Babyproofing your Living Room
Having a baby in the house is delightful and precious. The first few years of a child are filled of wondrous moments of learning and creativity. For new parents, making sure that the place where all the fun is happening is safe so that no harm comes to the little one. It seems that wherever babies are present, accidents are bound to happen: that’s why taking some time to examine your living room and babyproofing it is well invested.
Here are some suggestions to make sure your living room is safe for your child:
When children are small they spend a lot of time on the floor, and as they learn how to crawl and walk they fall quite a bit. Putting down soft, thick carpets to make the floor softer will make sure that they don’t hurt themselves when they the inevitable happens.
If you do decide to do this, make sure they are big enough to cover a large area to stop the baby from tripping over the lip of the carpet.
If you have a low coffee table, consider using something soft like a pool noodle to go over the corners and edges of it. This advice is applicable to all and any sharp corners and edges that your child could potentially hit their head on if they trip, fall, or bump into.
Another solution is to remove the coffee table completely and store it in another room, or keep it in storage for the first few years of the baby’s life, that way, you know for certain there will be no accidents.
Electrical outlets are very dangerous with young children. They are very curious and love to explore. This could lead them to stick their fingers in a socket, leading to serious injury or even death. Make sure they are not only covered, perhaps, by a piece of furniture like a table or a bureau, but that you buy the covers that make sure they are completely covered.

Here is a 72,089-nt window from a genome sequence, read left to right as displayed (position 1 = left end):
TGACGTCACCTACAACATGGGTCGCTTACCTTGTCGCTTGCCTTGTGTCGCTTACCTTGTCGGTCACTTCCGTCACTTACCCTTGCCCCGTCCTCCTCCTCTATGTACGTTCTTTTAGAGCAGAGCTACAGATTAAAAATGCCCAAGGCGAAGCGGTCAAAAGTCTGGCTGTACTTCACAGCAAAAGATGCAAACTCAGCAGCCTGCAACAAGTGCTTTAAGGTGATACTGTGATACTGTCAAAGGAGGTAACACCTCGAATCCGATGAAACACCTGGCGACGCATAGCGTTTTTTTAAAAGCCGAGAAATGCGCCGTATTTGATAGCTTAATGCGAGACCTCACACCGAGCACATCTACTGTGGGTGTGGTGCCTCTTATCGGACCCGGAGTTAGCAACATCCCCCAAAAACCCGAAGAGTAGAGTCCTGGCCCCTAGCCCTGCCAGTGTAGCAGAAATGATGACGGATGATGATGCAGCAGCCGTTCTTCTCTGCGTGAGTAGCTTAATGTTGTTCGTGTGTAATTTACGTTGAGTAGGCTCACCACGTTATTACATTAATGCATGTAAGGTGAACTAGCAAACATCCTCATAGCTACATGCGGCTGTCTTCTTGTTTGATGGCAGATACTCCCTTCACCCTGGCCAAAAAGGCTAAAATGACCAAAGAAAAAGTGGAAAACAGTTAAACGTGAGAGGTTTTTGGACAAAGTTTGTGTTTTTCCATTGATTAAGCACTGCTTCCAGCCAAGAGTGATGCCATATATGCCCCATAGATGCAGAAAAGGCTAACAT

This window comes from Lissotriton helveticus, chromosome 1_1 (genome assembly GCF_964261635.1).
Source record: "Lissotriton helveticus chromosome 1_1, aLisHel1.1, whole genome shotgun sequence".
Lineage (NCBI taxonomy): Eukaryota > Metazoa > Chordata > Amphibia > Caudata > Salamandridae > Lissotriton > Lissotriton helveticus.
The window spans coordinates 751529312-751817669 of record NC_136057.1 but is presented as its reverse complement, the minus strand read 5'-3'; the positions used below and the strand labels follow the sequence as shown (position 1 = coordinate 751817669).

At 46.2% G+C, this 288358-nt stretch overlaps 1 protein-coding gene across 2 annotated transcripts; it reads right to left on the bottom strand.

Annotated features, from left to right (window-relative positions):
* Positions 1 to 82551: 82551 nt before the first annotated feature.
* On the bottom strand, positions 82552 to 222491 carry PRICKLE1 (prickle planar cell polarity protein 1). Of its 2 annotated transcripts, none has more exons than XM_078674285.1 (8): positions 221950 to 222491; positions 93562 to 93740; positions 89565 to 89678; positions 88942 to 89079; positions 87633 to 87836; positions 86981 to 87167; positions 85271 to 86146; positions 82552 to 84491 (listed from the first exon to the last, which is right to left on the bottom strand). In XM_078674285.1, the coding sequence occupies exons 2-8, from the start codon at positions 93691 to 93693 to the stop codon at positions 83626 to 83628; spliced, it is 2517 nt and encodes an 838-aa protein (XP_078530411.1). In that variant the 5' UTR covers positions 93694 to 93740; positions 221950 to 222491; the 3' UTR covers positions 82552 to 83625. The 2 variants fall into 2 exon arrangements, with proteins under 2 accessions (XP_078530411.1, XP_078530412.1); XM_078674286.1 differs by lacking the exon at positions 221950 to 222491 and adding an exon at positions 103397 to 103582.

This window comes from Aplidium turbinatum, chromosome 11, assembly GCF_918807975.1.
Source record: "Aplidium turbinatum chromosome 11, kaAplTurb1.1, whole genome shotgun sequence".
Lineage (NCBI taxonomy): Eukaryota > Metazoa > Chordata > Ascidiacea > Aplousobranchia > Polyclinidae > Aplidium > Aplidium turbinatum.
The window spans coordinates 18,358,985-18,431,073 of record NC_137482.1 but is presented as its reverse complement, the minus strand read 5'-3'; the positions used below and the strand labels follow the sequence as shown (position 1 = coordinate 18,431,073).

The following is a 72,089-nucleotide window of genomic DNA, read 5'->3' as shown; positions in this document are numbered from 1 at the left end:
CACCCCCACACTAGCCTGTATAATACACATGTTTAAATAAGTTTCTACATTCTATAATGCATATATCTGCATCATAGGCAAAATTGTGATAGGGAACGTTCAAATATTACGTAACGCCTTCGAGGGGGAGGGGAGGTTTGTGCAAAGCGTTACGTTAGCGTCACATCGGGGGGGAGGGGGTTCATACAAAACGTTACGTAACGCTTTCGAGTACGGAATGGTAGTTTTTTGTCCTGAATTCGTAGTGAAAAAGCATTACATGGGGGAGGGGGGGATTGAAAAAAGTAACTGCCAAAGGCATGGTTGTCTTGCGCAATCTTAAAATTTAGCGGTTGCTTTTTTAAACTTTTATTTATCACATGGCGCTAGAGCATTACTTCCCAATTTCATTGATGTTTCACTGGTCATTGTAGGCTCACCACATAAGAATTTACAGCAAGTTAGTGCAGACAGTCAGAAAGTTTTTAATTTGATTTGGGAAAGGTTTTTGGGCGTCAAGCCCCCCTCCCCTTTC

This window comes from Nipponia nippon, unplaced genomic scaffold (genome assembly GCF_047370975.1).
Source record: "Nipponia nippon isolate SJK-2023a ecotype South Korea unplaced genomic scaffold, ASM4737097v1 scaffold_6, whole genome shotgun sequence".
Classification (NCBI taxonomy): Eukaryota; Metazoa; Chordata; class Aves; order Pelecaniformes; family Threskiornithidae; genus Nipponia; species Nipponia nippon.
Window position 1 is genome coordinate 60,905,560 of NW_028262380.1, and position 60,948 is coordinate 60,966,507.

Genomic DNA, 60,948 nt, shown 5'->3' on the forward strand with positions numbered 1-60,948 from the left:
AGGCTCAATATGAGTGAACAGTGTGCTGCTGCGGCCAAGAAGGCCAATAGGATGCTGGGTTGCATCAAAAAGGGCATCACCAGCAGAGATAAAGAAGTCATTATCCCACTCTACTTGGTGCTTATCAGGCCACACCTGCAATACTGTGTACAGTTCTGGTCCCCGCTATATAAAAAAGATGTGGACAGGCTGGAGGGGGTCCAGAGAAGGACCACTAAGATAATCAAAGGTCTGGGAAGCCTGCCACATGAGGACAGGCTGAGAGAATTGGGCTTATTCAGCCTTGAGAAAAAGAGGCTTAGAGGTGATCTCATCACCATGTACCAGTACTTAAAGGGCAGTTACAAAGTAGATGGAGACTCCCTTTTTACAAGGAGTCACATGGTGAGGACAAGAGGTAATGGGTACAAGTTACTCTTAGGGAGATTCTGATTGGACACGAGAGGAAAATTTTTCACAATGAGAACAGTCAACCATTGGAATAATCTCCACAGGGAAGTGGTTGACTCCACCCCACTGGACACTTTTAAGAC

If you have fragile or breakable knick knacks low enough for a child to grab, the easy fix is to just move them higher up so they are out of reach, or put them safely away in storage for the time being. Once your child gets older, you’ll be able to move things back to their original spot!
Secure doors and cabinets
Kids love to open and close doors, whether that be cabinet doors or actual doors. This can cause injury to them and others if fingers get caught. Find childproof locks that can go on the cabinets to make sure they can’t open them and special inserts for doors to keep safely them open permanently.
You can also line the door frame with foam so that if the door does accidently close on little fingers, they will not be damaged.
If your windows are at a level that your children can reach them, consider having childproof locks installed or bars on the window, especially if you live in a high rise apartment.
Fires and babies don’t mix well. But if you do have a fireplace and want to use it while your baby is small, always keep an eye on your child and make sure you have a barrier that will keep any unwanted children near the open fire.
Secure tall furniture
Furniture doesn’t just topple over for no reason, however if pushed or pulled or climbed on, a tall piece of furniture could potentially fall and squash your child. An easy fix for this is to attach them to the wall so that they stay put no matter what.
Secure electrical cords
Electrical cords pose more than one risk. If they are laying around they could cause a child to trip and fall, but if cut, bit or ripped, could cause a much bigger problem. Make sure they are out of the way, hidden and secure.
Keep poisonous plants out
If you are a fan of plants, make sure that none of the ones you have or plan to introduce will become a problem if you child tries to eat it. As we have mentioned, kids will put anything in their mouths, so make sure that none of your plants are poisonous is a great way to keep your child safe!
As you can see, there are many thing to take into consideration when babyproofing your home. Of course, depending on your home, some of these things might not apply to you and we might have missed some. Before the baby comes, take some time to go through your home and spot places where baby could get in trouble, but don’t be hard on yourself if you miss something and have to rectify once baby arrives. It’s a learning curve! Give yourself permission to adapt once your baby is home and always make sure to keep an attentive eye on your little one!